Except the problem with that is that he got almost all his leadoff appearances during his prime. From 33-38 he had 3057 plate appearances and only 334 plate appearances at leadoff. He had an .847 OPS through 32 and a .771 OPS after 32. A large part of the difference is likely simply reflecting aging in baseball.

To test this, I applied generic aging factors backwards and forward each year to "age" each leadoff/non-leadoff line to age 27. That eliminates roughly 77% of the difference in the two lines, what remains being entirely powered by his two down years in Texas.
   15. SoSH U at work Posted: September 10, 2018 at 11:12 AM (#5741545)
Except the problem with that is that he got almost all his leadoff appearances during his prime. From 33-38 he had 3057 plate appearances and only 334 plate appearances at leadoff. He had an .847 OPS through 32 and a .771 OPS after 32. A large part of the difference is likely simply reflecting aging in baseball.


It is legal to read to the end of the post.

But, I do recall that even during his prime, the numbers already demonstrated a tilt toward hitting leadoff (we talked about it here frequently), though as I also mentioned in the paragraph you ignored, there could be some self-fulfillment there (if he liked hitting leadoff, he might have had a better attitude on day's when he was in that role).

   16. Rally Posted: September 10, 2018 at 11:59 AM (#5741568)
Doesn't really matter about Soriano. We cannot take a guy with an 800 OPS in the #5 spot, and say "leading off is easier, he'll have a 900 OPS if you hit him there" and have it work out often enough that you get an average OPS change of 100 points across all #5 hitters who move to the leadoff spot. Some players might prefer leadoff and hit better there, some might prefer hitting in the middle of the order.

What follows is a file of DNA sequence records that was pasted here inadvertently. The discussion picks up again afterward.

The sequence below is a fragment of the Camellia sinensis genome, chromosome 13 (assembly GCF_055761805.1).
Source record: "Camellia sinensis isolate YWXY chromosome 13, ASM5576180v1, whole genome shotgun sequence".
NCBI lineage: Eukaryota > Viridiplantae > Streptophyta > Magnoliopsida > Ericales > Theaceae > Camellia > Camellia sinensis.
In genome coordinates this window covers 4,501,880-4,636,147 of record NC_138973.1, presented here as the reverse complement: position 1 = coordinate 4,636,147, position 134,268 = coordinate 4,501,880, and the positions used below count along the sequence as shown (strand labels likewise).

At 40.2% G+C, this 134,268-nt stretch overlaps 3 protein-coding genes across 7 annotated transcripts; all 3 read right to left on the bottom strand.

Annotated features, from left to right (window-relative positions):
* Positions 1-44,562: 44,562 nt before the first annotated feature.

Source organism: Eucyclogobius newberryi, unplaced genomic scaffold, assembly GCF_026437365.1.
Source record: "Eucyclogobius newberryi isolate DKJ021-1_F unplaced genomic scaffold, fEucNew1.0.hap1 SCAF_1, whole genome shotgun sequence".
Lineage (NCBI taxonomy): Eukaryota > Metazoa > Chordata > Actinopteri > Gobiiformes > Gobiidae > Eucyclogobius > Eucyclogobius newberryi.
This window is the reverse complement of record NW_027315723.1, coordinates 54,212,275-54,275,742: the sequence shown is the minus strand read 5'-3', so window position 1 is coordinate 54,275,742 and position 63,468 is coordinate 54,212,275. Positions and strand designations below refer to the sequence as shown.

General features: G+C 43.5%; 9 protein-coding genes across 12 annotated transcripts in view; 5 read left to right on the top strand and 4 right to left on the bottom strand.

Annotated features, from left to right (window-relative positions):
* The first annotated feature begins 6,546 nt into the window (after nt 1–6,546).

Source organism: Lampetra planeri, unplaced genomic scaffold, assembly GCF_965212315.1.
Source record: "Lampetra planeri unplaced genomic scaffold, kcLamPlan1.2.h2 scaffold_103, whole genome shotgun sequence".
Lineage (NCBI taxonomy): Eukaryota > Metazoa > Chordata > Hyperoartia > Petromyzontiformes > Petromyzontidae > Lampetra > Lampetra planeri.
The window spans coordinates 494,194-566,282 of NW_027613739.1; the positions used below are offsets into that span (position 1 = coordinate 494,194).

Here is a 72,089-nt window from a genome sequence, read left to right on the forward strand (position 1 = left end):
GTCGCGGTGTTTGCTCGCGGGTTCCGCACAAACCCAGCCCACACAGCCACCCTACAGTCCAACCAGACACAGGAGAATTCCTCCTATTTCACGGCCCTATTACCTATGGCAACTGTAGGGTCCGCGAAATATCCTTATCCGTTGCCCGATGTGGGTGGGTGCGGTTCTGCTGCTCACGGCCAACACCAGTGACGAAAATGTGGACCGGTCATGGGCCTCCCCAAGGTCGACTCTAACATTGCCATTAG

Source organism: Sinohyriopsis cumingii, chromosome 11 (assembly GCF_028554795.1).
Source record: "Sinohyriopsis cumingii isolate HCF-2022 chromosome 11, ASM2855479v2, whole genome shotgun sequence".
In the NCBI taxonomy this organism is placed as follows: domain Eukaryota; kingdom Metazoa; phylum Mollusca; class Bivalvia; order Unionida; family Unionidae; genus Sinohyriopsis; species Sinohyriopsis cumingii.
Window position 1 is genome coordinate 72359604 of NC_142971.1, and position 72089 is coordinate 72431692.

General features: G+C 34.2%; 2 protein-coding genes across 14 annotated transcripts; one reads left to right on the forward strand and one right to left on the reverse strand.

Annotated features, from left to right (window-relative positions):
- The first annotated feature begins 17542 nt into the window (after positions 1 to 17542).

We can predict such a massive change in performance by moving a starter to the pen. Won't work every time, but it works often enough to show that magnitude of a split on average.
   17. SoSH U at work Posted: September 10, 2018 at 12:04 PM (#5741572)
Doesn't really matter about Soriano. We cannot take a guy with an 800 OPS in the #5 spot, and say "leading off is easier, he'll have a 900 OPS if you hit him there" and have it work out often enough that you get an average OPS change of 100 points across all #5 hitters who move to the leadoff spot. Some players might prefer leadoff and hit better there, some might prefer hitting in the middle of the order.

We can predict such a massive change in performance by moving a starter to the pen. Won't work every time, but it works often enough to show that magnitude of a split on average.


Has anyone argued otherwise?

   18. Der-K: at 10% emotional investment Posted: September 10, 2018 at 12:51 PM (#5741597)
Going back to starter/reliever splits... what's a better way to do this?